doi:10.1111/j.1365-2958.2006.05332.x
PMCID: PMC1618733  PMID: 16968221
6.  Trypanosoma brucei pteridine reductase 1 is essential for survival in vitro and for virulence in mice 
Molecular Microbiology  2010;77(3):658-671.
Gene knockout and knockdown methods were used to examine essentiality of pteridine reductase (PTR1) in pterin metabolism in the African trypanosome. Attempts to generate PTR1 null mutants in bloodstream form Trypanosoma brucei proved unsuccessful; despite integration of drug selectable markers at the target locus, the gene for PTR1 was either retained at the same locus or elsewhere in the genome. However, RNA interference (RNAi) resulted in complete knockdown of endogenous protein after 48 h, followed by cell death after 4 days. This lethal phenotype was reversed by expression of enzymatically active Leishmania major PTR1 in RNAi lines (oeRNAi) or by addition of tetrahydrobiopterin to cultures. Loss of PTR1 was associated with gross morphological changes due to a defect in cytokinesis, resulting in cells with multiple nuclei and kinetoplasts, as well as multiple detached flagella. Electron microscopy also revealed increased numbers of glycosomes, while immunofluorescence microscopy showed increased and more diffuse staining for glycosomal matrix enzymes, indicative of mis-localisation to the cytosol. Mis-localisation was confirmed by digitonin fractionation experiments. RNAi cell lines were markedly less virulent than wild-type parasites in mice and virulence was restored in the oeRNAi line. Thus, PTR1 may be a drug target for human African trypanosomiasis.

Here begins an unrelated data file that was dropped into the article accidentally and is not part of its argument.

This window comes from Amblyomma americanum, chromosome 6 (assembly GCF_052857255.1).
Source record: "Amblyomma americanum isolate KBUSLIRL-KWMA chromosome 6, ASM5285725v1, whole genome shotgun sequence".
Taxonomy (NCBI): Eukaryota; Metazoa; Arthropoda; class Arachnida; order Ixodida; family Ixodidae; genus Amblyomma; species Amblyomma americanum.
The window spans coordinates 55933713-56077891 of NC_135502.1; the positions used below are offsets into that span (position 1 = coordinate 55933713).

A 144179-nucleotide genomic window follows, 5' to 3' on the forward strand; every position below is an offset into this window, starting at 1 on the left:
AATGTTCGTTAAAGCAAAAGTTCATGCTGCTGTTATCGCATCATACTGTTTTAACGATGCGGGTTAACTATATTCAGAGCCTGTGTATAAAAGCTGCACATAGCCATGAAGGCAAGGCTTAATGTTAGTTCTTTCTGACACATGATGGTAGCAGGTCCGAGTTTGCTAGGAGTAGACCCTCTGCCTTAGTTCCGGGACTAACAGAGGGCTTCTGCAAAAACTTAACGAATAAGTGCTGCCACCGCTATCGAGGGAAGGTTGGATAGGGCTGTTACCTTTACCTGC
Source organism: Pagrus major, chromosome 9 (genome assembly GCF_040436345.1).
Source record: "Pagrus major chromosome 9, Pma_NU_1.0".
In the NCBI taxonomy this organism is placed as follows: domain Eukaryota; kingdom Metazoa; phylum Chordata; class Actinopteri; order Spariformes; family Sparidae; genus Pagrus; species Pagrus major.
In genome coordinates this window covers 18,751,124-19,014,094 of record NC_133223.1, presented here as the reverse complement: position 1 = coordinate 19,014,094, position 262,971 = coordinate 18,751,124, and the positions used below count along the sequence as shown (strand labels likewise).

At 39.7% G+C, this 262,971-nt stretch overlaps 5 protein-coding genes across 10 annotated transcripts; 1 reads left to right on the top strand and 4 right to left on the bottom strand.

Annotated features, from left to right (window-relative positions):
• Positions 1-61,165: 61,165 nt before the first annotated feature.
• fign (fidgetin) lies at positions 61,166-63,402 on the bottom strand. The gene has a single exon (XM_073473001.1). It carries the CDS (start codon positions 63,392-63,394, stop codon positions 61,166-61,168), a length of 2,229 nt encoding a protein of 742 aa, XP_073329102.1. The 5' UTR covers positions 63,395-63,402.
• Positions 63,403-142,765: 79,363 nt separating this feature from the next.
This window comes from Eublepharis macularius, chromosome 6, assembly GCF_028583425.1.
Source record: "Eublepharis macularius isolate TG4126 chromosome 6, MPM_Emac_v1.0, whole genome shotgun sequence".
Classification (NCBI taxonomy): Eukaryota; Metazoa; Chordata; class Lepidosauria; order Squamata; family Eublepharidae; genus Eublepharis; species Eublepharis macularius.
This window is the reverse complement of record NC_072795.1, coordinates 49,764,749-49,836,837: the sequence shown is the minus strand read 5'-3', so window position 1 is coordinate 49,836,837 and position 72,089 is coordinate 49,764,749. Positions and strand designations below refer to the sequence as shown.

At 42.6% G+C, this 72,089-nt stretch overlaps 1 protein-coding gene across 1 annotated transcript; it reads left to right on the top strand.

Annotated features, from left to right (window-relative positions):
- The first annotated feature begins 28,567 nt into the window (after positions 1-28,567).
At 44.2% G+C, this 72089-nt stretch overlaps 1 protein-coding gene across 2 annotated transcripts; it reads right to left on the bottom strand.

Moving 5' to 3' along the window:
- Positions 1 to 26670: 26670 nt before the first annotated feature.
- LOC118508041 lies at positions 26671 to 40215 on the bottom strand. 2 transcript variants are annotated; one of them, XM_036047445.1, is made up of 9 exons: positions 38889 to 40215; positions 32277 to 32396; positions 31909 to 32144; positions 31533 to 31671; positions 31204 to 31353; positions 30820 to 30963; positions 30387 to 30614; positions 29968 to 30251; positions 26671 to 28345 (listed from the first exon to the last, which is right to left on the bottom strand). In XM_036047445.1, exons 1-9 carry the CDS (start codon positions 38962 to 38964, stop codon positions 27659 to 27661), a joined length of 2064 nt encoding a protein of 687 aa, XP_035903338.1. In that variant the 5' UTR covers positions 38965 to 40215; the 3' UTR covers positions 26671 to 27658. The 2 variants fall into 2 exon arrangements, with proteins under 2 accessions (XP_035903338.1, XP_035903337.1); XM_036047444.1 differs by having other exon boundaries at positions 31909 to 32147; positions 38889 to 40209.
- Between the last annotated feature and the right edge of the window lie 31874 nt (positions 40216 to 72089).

doi:10.1111/j.1365-2958.2010.07236.x
PMCID: PMC2916222  PMID: 20545846
7.  Trypanosoma brucei (UMP synthase null mutants) are avirulent in mice, but recover virulence upon prolonged culture in vitro while retaining pyrimidine auxotrophy 
Molecular Microbiology  2013;90(2):443-455.
African trypanosomes are capable of both de novo synthesis and salvage of pyrimidines. The last two steps in de novo synthesis are catalysed by UMP synthase (UMPS) – a bifunctional enzyme comprising orotate phosphoribosyl transferase (OPRT) and orotidine monophosphate decarboxylase (OMPDC). To investigate the essentiality of pyrimidine biosynthesis in Trypanosoma brucei, we generated a umps double knockout (DKO) line by gene replacement. The DKO was unable to grow in pyrimidine-depleted medium in vitro, unless supplemented with uracil, uridine, deoxyuridine or UMP. DKO parasites were completely resistant to 5-fluoroorotate and hypersensitive to 5-fluorouracil, consistent with loss of UMPS, but remained sensitive to pyrazofurin indicating that, unlike mammalian cells, the primary target of pyrazofurin is not OMPDC. The null mutant was unable to infect mice indicating that salvage of host pyrimidines is insufficient to support growth. However, following prolonged culture in vitro, parasites regained virulence in mice despite retaining pyrimidine auxotrophy. Unlike the wild-type, both pyrimidine auxotrophs secreted substantial quantities of orotate, significantly higher in the virulent DKO line. We propose that this may be responsible for the recovery of virulence in mice, due to host metabolism converting orotate to uridine, thereby bypassing the loss of UMPS in the parasite.
doi:10.1111/mmi.12376
PMCID: PMC3868941  PMID: 23980694

Results 1-7 (7)